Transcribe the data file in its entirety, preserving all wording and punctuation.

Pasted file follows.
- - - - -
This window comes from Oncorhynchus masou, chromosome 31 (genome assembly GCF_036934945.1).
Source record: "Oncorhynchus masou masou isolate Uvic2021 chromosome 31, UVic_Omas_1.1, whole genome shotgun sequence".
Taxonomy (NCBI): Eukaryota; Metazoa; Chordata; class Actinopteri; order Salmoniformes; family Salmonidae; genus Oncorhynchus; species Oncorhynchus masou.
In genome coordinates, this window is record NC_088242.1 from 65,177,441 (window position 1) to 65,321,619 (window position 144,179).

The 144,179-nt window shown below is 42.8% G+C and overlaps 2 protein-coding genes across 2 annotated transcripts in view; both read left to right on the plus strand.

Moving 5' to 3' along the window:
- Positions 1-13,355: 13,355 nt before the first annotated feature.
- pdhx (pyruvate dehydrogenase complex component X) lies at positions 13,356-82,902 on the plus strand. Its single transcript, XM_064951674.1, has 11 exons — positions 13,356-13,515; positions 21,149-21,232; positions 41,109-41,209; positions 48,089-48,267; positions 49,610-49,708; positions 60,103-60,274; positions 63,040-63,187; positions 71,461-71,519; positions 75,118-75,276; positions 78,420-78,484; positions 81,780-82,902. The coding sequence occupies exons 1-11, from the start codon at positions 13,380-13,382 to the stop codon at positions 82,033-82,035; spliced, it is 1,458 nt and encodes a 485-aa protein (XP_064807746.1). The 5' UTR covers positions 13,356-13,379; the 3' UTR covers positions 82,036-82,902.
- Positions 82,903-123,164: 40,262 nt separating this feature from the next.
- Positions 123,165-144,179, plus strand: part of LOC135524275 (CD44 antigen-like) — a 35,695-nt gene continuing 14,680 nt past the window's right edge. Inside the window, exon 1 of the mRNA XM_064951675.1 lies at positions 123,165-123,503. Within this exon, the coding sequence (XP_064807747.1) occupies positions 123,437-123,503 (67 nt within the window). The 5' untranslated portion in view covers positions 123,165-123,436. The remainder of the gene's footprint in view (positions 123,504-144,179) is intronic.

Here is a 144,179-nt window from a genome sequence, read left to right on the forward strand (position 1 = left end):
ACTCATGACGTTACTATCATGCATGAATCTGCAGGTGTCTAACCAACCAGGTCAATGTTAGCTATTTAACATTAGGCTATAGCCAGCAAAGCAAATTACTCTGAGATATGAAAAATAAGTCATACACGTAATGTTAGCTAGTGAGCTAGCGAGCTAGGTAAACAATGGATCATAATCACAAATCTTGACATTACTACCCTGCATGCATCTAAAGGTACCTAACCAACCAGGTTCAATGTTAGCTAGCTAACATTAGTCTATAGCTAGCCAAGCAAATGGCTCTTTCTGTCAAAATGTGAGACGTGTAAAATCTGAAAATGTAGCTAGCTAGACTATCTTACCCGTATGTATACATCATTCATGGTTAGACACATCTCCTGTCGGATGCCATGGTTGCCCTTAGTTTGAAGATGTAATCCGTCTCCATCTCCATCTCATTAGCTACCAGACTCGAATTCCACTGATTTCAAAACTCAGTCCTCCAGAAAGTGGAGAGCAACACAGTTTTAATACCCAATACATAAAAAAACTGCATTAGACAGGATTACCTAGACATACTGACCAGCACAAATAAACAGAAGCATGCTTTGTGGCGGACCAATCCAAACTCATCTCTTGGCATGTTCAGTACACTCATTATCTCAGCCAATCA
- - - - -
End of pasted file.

This window comes from Oncorhynchus masou, chromosome 31 (genome assembly GCF_036934945.1).
Source record: "Oncorhynchus masou masou isolate Uvic2021 chromosome 31, UVic_Omas_1.1, whole genome shotgun sequence".
Taxonomy (NCBI): Eukaryota; Metazoa; Chordata; class Actinopteri; order Salmoniformes; family Salmonidae; genus Oncorhynchus; species Oncorhynchus masou.
In genome coordinates, this window is record NC_088242.1 from 65,177,441 (window position 1) to 65,321,619 (window position 144,179).

The 144,179-nt window shown below is 42.8% G+C and overlaps 2 protein-coding genes across 2 annotated transcripts in view; both read left to right on the plus strand.

Moving 5' to 3' along the window:
- Positions 1-13,355: 13,355 nt before the first annotated feature.
- pdhx (pyruvate dehydrogenase complex component X) lies at positions 13,356-82,902 on the plus strand. Its single transcript, XM_064951674.1, has 11 exons — positions 13,356-13,515; positions 21,149-21,232; positions 41,109-41,209; positions 48,089-48,267; positions 49,610-49,708; positions 60,103-60,274; positions 63,040-63,187; positions 71,461-71,519; positions 75,118-75,276; positions 78,420-78,484; positions 81,780-82,902. The coding sequence occupies exons 1-11, from the start codon at positions 13,380-13,382 to the stop codon at positions 82,033-82,035; spliced, it is 1,458 nt and encodes a 485-aa protein (XP_064807746.1). The 5' UTR covers positions 13,356-13,379; the 3' UTR covers positions 82,036-82,902.
- Positions 82,903-123,164: 40,262 nt separating this feature from the next.
- Positions 123,165-144,179, plus strand: part of LOC135524275 (CD44 antigen-like) — a 35,695-nt gene continuing 14,680 nt past the window's right edge. Inside the window, exon 1 of the mRNA XM_064951675.1 lies at positions 123,165-123,503. Within this exon, the coding sequence (XP_064807747.1) occupies positions 123,437-123,503 (67 nt within the window). The 5' untranslated portion in view covers positions 123,165-123,436. The remainder of the gene's footprint in view (positions 123,504-144,179) is intronic.

Here is a 144,179-nt window from a genome sequence, read left to right on the forward strand (position 1 = left end):
ACTCATGACGTTACTATCATGCATGAATCTGCAGGTGTCTAACCAACCAGGTCAATGTTAGCTATTTAACATTAGGCTATAGCCAGCAAAGCAAATTACTCTGAGATATGAAAAATAAGTCATACACGTAATGTTAGCTAGTGAGCTAGCGAGCTAGGTAAACAATGGATCATAATCACAAATCTTGACATTACTACCCTGCATGCATCTAAAGGTACCTAACCAACCAGGTTCAATGTTAGCTAGCTAACATTAGTCTATAGCTAGCCAAGCAAATGGCTCTTTCTGTCAAAATGTGAGACGTGTAAAATCTGAAAATGTAGCTAGCTAGACTATCTTACCCGTATGTATACATCATTCATGGTTAGACACATCTCCTGTCGGATGCCATGGTTGCCCTTAGTTTGAAGATGTAATCCGTCTCCATCTCCATCTCATTAGCTACCAGACTCGAATTCCACTGATTTCAAAACTCAGTCCTCCAGAAAGTGGAGAGCAACACAGTTTTAATACCCAATACATAAAAAAACTGCATTAGACAGGATTACCTAGACATACTGACCAGCACAAATAAACAGAAGCATGCTTTGTGGCGGACCAATCCAAACTCATCTCTTGGCATGTTCAGTACACTCATTATCTCAGCCAATCA